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Homage

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An homage, in film, is an indirect reference made to honor another work. Within the Back to the Future trilogy, Bob Gale and Robert Zemeckis included scenes that were an homage to another film.

See List of references to Back to the Future for movies and television shows that depicted an homage to Back to the Future.

  • In Part I:
    • The opening scene of clocks in Doc Brown's laboratory. In commentary to the DVD, Gale said "I should mention that the clocks are either an homage, or a rip-off, of the opening of the The Time Machine, which starts with a whole bunch of clocks as well." The red, green and yellow lights of the time display were also an homage to the 1960 film.
    • According to Gale, the scene of Einstein being placed behind the steering wheel of the DeLorean at the mall was "an homage to Disney's The Shaggy Dog".
    • Gale said that "November 5 happens to be my father's birthday. My father, I think, believes to this day that this is a great homage to him. It was just the right day with the right day of the week to make the thing work with the script."
    • The CRM-114 amplifier has the same number as the B-52 from Dr. Strangelove (1962).
  • Other scenes in Back to the Future that seem to be an homage to another film, or to a particular person, include:
    • Sam Baines yelling "Stella!!!" in a fashion similar to Marlon Brando in A Streetcar Named Desire.
    • Marty McFly playing the guitar and imitating the styles of Chuck Berry, Jimi Hendrix, Angus Young (of AC/DC), Eddie Van Halen, and other artists. Eddie van Halen himself made a contribution to the film by composing the guitar music specifically on request of Robert Zemeckis for the "Darth Vader" scene.
  • In Part II
    • Gale speculates, the poster advertising "Surf Vietnam" was a set decorator's homage to Apocalypse Now.
    • Marty McFly Jr.'s line of "I'm walking here! I'm walking here!" was spoken by Ratso Rizzo in Midnight Cowboy.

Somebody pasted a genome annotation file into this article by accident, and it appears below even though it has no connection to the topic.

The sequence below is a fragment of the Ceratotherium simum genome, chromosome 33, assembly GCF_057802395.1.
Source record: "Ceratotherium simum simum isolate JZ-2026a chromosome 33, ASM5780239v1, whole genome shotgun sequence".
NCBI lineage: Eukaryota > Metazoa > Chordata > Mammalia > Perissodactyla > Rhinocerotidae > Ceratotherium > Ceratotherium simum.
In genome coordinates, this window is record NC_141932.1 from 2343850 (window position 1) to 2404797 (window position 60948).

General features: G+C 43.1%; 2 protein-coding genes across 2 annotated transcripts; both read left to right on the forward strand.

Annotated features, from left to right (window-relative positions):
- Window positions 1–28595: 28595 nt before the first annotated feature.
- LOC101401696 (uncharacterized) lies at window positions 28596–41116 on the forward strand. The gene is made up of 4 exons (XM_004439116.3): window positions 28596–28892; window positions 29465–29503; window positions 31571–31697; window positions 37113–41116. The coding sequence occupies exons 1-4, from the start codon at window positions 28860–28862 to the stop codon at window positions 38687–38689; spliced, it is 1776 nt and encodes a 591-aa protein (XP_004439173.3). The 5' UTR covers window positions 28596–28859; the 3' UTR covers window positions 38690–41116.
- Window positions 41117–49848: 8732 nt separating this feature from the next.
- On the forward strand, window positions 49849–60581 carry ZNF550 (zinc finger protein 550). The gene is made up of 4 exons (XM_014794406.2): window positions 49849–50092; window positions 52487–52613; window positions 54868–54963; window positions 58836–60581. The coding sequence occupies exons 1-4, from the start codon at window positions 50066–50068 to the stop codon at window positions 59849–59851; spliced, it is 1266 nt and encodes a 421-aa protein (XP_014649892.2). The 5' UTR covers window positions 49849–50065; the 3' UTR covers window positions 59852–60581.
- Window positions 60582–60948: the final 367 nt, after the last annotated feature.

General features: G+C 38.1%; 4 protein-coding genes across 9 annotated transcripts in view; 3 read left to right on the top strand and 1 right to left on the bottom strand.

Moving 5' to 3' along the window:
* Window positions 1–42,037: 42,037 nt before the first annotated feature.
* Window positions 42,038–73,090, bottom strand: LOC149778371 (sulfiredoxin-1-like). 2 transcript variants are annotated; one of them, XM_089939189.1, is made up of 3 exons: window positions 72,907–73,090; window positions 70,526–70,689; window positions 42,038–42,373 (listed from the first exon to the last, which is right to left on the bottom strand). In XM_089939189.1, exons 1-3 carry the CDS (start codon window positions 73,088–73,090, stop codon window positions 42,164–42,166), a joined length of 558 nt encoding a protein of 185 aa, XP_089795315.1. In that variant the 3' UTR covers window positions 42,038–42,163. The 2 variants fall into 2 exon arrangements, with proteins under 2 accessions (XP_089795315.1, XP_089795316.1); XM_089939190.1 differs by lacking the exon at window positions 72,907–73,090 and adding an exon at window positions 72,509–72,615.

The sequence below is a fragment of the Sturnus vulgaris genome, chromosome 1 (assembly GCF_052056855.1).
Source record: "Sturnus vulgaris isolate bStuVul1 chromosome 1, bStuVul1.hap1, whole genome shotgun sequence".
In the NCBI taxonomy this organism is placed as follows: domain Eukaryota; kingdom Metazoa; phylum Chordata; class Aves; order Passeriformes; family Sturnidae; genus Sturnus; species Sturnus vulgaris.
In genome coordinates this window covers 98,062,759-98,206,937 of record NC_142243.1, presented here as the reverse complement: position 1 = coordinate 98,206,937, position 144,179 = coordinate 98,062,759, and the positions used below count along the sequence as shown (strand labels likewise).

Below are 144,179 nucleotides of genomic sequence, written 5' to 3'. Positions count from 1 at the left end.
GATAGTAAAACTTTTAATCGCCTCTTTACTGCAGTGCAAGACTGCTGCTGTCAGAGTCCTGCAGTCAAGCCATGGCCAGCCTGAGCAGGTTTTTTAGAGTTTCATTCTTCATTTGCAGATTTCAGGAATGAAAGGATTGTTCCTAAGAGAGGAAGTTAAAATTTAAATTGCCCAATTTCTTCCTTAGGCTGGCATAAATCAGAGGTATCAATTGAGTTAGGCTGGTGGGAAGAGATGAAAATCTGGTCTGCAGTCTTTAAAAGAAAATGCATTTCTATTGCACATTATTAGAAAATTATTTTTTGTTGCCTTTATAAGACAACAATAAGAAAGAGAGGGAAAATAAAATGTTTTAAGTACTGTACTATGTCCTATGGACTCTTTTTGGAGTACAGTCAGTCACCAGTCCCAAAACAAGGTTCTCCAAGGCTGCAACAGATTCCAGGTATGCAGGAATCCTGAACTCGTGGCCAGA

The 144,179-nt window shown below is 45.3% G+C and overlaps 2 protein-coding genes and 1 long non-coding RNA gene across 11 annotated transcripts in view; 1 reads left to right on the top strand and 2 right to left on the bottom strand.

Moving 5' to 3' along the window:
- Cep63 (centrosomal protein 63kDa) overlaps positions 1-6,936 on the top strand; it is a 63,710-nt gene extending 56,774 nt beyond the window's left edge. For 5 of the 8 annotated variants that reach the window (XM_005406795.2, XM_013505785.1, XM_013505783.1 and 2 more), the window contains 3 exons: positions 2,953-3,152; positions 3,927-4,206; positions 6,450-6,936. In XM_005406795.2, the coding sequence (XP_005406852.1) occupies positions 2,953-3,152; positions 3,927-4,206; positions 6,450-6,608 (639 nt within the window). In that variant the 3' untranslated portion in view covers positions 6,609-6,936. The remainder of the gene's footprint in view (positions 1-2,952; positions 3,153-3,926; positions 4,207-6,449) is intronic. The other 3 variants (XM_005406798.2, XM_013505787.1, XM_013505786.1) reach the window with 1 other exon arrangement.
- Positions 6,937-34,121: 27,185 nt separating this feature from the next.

• The nightmarish vision of the alternative Hill Valley of 1985A is reminiscent of "Pottersville", the alternate Bedford Falls in It's A Wonderful Life.
    • Homage is paid to Clint Eastwood in both Part II and Part III.
  • In Part III
    • Gale and Zemeckis acknowledged the influence of Westerns directed by John Ford. Doc's dance with Clara Clayton was described by Gale as a nod to the Ford film My Darling Clementine, and Tom Wilson's portrayal of Buford Tannen was drawn from Lee Marvin in The Man Who Shot Liberty Valance.
  • Many of the episodes of the Animated Series included a scene or a plot twist that harked back to the film trilogy
  • "Forward to the Past" evokes Part II, when the timeline is altered and has to be repaired.
  • "Witchcraft" and "Roman Holiday" have a Tannen falling into manure, an homage to all three films.
  • "Roman Holiday" brings back Marty's weakness of having to prove that he isn't "chicken".
  • "Go Fly a Kite" and "Gone Fishin'" have someone hanging from the hands of a clock, as in Part I.
  • "Dickens of a Christmas" and "My Pop's an Alien" revive Marty's stunt of waking up a sleeping person to frighten them into doing something, which Marty did as an alien in Part I'; thus, Marty pretends to be the a Dickensian Christmas ghost to scare Ebiffnezer Tannen, and Marty and the boys don beekeeper outfits to scare Biff in 1967.
  • Marty and the Pinheads, seen in Part I, perform music in Retired" and the effort is interrupted.



  • Back to the Future: the Game
    • From Episode 1 to Episode 5, one of Marty's chosen alias' in 1931 is Harry Callahan from the film Dirty Harry (Who was played by Clint Eastwood).
    • In Episode 3, George mentions that Dave left Hill Valley to work at a big city newspaper. Marc McClure, the actor who played Dave portrayed Jimmy Olsen (who worked for the Daily Planet newspaper) in all 4 installments of the Superman films (1978-1987) and Supergirl.

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